Updated on 22 May 2012
Primary endpoint of improving overall survival in NSCLC patients whose disease had progressed after treatments was not met
Singapore: A phase III trial evaluating Nexavar (sorafenib) tablets in patients with advanced relapsed or refractory non-squamous non-small cell lung cancer (NSCLC) whose disease progressed after two or three previous treatments, failed to meet its primary endpoint of improving overall survival.
The study was conducted at more than 150 sites in North America, South America, Europe, Africa and the Asia-Pacific region, including Japan.
Bayer HealthCare Pharmaceuticals, a global healthcare company, and Onyx Pharmaceuticals are carrying out the trial. Nexavar is currently approved in more than 100 countries and is being evaluated by other international study groups, government agencies and individual investigators as well for a range of cancers. The drug is approved in the US for the treatment of patients with unresectable liver cancer and for the treatment of patients with advanced kidney cancer.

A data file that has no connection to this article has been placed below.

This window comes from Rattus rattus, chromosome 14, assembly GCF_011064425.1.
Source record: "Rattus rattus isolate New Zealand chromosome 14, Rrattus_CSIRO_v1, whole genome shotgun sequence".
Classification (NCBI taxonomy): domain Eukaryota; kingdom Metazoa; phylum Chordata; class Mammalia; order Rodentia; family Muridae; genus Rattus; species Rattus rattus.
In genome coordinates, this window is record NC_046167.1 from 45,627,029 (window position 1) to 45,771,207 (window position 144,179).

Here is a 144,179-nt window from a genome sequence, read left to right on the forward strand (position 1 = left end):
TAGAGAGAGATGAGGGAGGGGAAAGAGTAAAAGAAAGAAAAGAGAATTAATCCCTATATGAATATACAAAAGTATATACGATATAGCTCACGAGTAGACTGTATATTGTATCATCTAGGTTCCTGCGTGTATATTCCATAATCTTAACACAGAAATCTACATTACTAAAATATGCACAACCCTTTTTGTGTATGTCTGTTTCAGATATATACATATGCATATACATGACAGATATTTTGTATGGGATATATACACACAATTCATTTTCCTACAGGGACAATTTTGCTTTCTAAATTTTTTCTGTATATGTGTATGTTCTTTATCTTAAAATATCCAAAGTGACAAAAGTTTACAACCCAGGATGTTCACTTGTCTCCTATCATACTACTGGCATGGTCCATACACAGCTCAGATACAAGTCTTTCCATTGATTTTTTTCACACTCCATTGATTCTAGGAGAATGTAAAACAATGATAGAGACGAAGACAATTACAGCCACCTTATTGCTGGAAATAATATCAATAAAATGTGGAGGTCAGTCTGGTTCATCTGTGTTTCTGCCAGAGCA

In the trial, an improvement in the secondary endpoint of progression-free survival (PFS) was, however, observed. The safety and tolerability data were generally as expected. The data will be presented at an upcoming scientific meeting.
"While we are disappointed that the primary endpoint was not met, we believe the study results will advance the scientific knowledge in lung cancer," said Dr Dimitris Voliotis, vice president, Global Clinical Development Oncology, Bayer HealthCare.
The trial is an international multicenter study that randomized 703 patients with advanced relapsed or refractory non-squamous NSCLC whose disease progressed after two or three previous treatments. Patients were randomized to receive either Nexavar as single agent or placebo. The primary endpoint of the trial was overall survival, and secondary endpoints included progression-free survival, disease control rate, overall response rate, time to progression and quality of life.